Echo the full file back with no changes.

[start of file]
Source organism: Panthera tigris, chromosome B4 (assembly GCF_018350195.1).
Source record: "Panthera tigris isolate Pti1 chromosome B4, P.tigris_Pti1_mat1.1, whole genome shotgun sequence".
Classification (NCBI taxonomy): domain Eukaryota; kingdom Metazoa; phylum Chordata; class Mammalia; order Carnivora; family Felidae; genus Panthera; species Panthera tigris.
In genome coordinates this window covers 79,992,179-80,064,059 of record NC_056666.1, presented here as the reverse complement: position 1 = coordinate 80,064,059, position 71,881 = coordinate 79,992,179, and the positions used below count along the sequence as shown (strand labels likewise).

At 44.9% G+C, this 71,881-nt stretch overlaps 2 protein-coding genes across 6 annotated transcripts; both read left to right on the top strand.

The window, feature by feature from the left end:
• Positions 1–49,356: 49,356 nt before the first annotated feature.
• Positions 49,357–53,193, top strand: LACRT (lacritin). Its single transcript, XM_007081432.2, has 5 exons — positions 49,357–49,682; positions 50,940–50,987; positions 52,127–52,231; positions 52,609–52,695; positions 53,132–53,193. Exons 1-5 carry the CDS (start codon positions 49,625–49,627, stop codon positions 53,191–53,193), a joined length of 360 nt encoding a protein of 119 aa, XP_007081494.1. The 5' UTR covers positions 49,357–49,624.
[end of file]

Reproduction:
Source organism: Panthera tigris, chromosome B4 (assembly GCF_018350195.1).
Source record: "Panthera tigris isolate Pti1 chromosome B4, P.tigris_Pti1_mat1.1, whole genome shotgun sequence".
Classification (NCBI taxonomy): domain Eukaryota; kingdom Metazoa; phylum Chordata; class Mammalia; order Carnivora; family Felidae; genus Panthera; species Panthera tigris.
In genome coordinates this window covers 79,992,179-80,064,059 of record NC_056666.1, presented here as the reverse complement: position 1 = coordinate 80,064,059, position 71,881 = coordinate 79,992,179, and the positions used below count along the sequence as shown (strand labels likewise).

At 44.9% G+C, this 71,881-nt stretch overlaps 2 protein-coding genes across 6 annotated transcripts; both read left to right on the top strand.

The window, feature by feature from the left end:
• Positions 1–49,356: 49,356 nt before the first annotated feature.
• Positions 49,357–53,193, top strand: LACRT (lacritin). Its single transcript, XM_007081432.2, has 5 exons — positions 49,357–49,682; positions 50,940–50,987; positions 52,127–52,231; positions 52,609–52,695; positions 53,132–53,193. Exons 1-5 carry the CDS (start codon positions 49,625–49,627, stop codon positions 53,191–53,193), a joined length of 360 nt encoding a protein of 119 aa, XP_007081494.1. The 5' UTR covers positions 49,357–49,624.